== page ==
nep-bec New Economics Papers
on Business Economics
Issue of 2005‒11‒19
24 papers chosen by
Christian Calmes
Universite du Quebec en Outaouais

  1. International Capital Flows in a World of Greater Financial Integration By Viktoria Hnatkovska; Martin Evans
  2. Expansionary Fiscal Shocks and the Trade Deficit By Christopher Erceg; Luca Guerrieri
  3. Trends and cycles in the Euro Area: how much heterogeneity and should we worry about it? By Domenico Giannone; Lucrezia Reichlin
  4. Agency Conflicts, Investment, and Asset Pricing By Neng Wang; Rui Albuquerque
  5. Bank finance versus bond finance - what explains the differences between US and Europe? By Fiorella De Fiore; Harald Uhlig
  6. Market Incompleteness and the Equity Premium Puzzle: Evidence from State-Level Data By Kris Jacobs; Stephane Pallage; Michel A. Robe
  7. Does Financial Structure Matter for the Information Content of Financial Indicators? By Ramdane Djoudad; Jack Selody; Carolyn Wilkins
  8. Declining Output Volatility: What Role for Structural Change? By Christopher Kent; Kylie Smith; James Holloway
  9. Fairness and Contract Design By Ernst Fehr; Alexander Klein; Klaus M. Schmidt
  10. An Information-Based Trade Off between Foreign Direct Investment and Foreign Portfolio Investment By Itay Goldstein; Assaf Razin
  11. Default Risk Sharing Between Banks and Markets: The Contribution of Collateralized Debt Obligations By Guenter Franke; Jan Pieter Krahnen
  12. Buyer Investment, Product Variety, and Intrafirm Trade By Robert C. Feenstra; Yongmin Chen
  13. Corporate governance, stake-holding and the nature of employment relations within the firm By Suzanne Konzelmann; Neil Conway; Linda Trenberth; Frank Wilkinson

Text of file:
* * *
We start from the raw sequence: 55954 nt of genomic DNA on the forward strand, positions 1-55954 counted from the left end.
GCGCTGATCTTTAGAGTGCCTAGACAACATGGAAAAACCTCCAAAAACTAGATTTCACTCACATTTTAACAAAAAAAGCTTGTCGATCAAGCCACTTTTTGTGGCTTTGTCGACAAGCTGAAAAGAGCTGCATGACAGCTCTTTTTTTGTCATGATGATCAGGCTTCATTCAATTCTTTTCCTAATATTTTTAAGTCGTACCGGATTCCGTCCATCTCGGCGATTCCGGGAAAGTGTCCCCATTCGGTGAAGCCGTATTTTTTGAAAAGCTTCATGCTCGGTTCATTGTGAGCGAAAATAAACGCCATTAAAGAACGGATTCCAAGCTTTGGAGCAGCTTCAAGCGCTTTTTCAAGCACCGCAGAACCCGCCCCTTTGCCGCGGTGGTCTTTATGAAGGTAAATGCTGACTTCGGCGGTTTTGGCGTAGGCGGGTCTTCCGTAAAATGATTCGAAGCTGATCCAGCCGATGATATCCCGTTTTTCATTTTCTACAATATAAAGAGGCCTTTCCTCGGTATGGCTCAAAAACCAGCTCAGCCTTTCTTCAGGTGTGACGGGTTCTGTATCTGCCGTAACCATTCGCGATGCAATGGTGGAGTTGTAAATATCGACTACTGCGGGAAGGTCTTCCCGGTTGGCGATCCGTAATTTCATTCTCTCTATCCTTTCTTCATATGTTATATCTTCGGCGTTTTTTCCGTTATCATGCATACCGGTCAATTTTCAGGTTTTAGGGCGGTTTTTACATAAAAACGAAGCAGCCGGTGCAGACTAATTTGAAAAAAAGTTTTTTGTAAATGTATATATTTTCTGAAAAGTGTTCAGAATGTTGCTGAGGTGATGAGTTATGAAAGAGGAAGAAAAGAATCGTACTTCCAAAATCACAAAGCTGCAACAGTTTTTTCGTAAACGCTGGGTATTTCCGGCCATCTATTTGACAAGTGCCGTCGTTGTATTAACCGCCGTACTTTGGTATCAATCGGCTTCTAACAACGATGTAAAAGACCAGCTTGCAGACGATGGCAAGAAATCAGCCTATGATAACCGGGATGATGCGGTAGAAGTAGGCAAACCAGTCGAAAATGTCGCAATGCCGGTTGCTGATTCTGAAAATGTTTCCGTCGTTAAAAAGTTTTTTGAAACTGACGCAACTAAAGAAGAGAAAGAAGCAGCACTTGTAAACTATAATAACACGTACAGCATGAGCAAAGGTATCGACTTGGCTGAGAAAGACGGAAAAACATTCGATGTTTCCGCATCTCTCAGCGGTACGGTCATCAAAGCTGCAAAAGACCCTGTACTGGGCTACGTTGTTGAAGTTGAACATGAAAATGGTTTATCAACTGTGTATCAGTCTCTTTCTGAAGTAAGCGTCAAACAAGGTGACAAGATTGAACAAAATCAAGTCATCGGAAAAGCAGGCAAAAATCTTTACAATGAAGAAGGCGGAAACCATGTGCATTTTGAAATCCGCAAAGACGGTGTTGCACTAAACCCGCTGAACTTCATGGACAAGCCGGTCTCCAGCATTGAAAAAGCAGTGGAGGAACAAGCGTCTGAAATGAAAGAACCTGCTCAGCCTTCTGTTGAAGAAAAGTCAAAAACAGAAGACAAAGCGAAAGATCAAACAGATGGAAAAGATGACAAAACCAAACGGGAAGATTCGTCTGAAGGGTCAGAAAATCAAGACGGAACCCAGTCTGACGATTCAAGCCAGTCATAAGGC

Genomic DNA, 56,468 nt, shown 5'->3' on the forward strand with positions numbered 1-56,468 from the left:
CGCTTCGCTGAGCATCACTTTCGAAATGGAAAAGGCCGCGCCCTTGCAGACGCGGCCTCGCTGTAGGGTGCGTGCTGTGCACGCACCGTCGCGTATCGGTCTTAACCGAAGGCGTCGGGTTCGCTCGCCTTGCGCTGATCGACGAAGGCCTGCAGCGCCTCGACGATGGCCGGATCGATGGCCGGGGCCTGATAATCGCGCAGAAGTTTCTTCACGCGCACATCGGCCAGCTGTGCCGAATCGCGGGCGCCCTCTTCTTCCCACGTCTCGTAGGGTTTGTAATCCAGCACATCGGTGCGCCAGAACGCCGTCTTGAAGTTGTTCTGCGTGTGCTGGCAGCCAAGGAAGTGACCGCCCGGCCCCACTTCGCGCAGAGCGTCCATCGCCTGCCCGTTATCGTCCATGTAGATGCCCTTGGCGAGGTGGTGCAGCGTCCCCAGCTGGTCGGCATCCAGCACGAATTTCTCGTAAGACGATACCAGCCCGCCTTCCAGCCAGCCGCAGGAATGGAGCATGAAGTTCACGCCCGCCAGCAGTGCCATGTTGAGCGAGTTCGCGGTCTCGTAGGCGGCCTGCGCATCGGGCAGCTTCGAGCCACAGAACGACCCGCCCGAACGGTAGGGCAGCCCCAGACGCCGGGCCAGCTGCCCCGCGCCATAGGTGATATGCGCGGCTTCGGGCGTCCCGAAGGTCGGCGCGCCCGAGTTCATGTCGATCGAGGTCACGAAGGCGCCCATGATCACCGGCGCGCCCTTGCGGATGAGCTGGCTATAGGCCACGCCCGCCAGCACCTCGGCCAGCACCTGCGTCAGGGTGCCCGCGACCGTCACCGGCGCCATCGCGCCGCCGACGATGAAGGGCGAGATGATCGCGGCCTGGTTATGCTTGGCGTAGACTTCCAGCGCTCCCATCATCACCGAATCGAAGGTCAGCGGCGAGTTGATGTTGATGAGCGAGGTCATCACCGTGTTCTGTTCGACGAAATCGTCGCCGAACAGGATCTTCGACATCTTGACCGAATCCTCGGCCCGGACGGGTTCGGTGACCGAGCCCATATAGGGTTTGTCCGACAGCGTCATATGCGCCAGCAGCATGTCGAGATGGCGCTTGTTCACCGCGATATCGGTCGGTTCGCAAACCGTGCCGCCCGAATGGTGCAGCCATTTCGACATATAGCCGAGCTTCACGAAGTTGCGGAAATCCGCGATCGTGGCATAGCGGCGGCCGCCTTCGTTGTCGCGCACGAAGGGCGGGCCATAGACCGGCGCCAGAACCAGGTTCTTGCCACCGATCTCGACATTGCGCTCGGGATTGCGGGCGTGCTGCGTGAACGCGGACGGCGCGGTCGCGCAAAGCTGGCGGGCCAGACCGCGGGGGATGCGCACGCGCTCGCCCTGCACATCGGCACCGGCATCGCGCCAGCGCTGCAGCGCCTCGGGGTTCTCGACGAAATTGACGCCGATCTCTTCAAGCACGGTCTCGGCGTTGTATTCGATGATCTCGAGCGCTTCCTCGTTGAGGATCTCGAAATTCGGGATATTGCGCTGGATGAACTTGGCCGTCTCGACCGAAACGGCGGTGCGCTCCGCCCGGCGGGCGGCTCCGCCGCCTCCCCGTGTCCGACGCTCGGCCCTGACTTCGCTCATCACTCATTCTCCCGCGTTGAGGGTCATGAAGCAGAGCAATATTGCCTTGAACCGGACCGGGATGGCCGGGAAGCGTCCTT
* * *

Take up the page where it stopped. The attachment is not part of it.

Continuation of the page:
14. Management characteristics, collaboration and innovative efficiency: evidence from UK survey data By Andy Cosh; Xiaolan Fu; Alan Hughes
  15. Hierarchy and opportunism in teams By Potters,Jan; Sefton,Martin; Heijden,Eline van der
  16. Outsourcing and Organizational Change, An employee perspective By Roe,Robert A.; Smeelen,Mariska; Hoefeld,Carola
  17. Governance structure and the weighting of performance measures in CEO compensation By Davila, Toni; Peñalva, Fernando
  18. The Effects of Internationalization on CEO Compensation By Oxelheim, Lars; Randoy, Trond
  19. Extending Logistic Approach to Risk Modelling Through Semiparametric Mixing By Marco Alf˜; Giovanni Trovato
  20. Common Trends and Common Cycles in Canadian Sectoral Output By Christoph Schleicher; Francisco Barillas
  21. Operational risk management and new computational needs in banks By Duc PHAM-HI
  22. A Time-Frequency Analysis of the Coherences of the US Business By Christian Richter; Andrew Hughes Hallett
  23. Organizational versus individual responsibility for career management: Complements or substitutes? By De Vos, A.; Buyens, D.
  24. Customers'usage of self service technology in retail setting By Weijters, B.; Schillewaert, N.; Rangarajan,D.; Falk, T.

  1. By: Viktoria Hnatkovska; Martin Evans (Economics Georgetown University)
    Abstract: International capital flows have increased dramatically since the 1980s, with much of the increase being due to trade in equity and debt markets. Such developments are often attributed to the increased integration of world financial markets. We present a model that allows us to examine how greater integration in world financial markets affects the structure of asset ownership and the behavior of international capital flows. Our model predicts that international capital flows are large (in absolute value) and very volatile during the early stages of financial integration when international asset trading is concentrated in bonds. As integration progresses and households gain access to world equity markets, the size and volatility of international bond flows fall dramatically but continue to exceed the size and volatility of international equity flows. We also find that variations in the equity risk premia account for almost all of the international portfolio flows in bonds and equities. We argue that both effects arise naturally as a result of increased risk sharing facilitated by greater financial integration. The paper also makes a methodological contribution to the literature on dynamic general equilibrium asset-pricing. We present a new technique for solving a dynamic general equilibrium model with production, portfolio choice and incomplete markets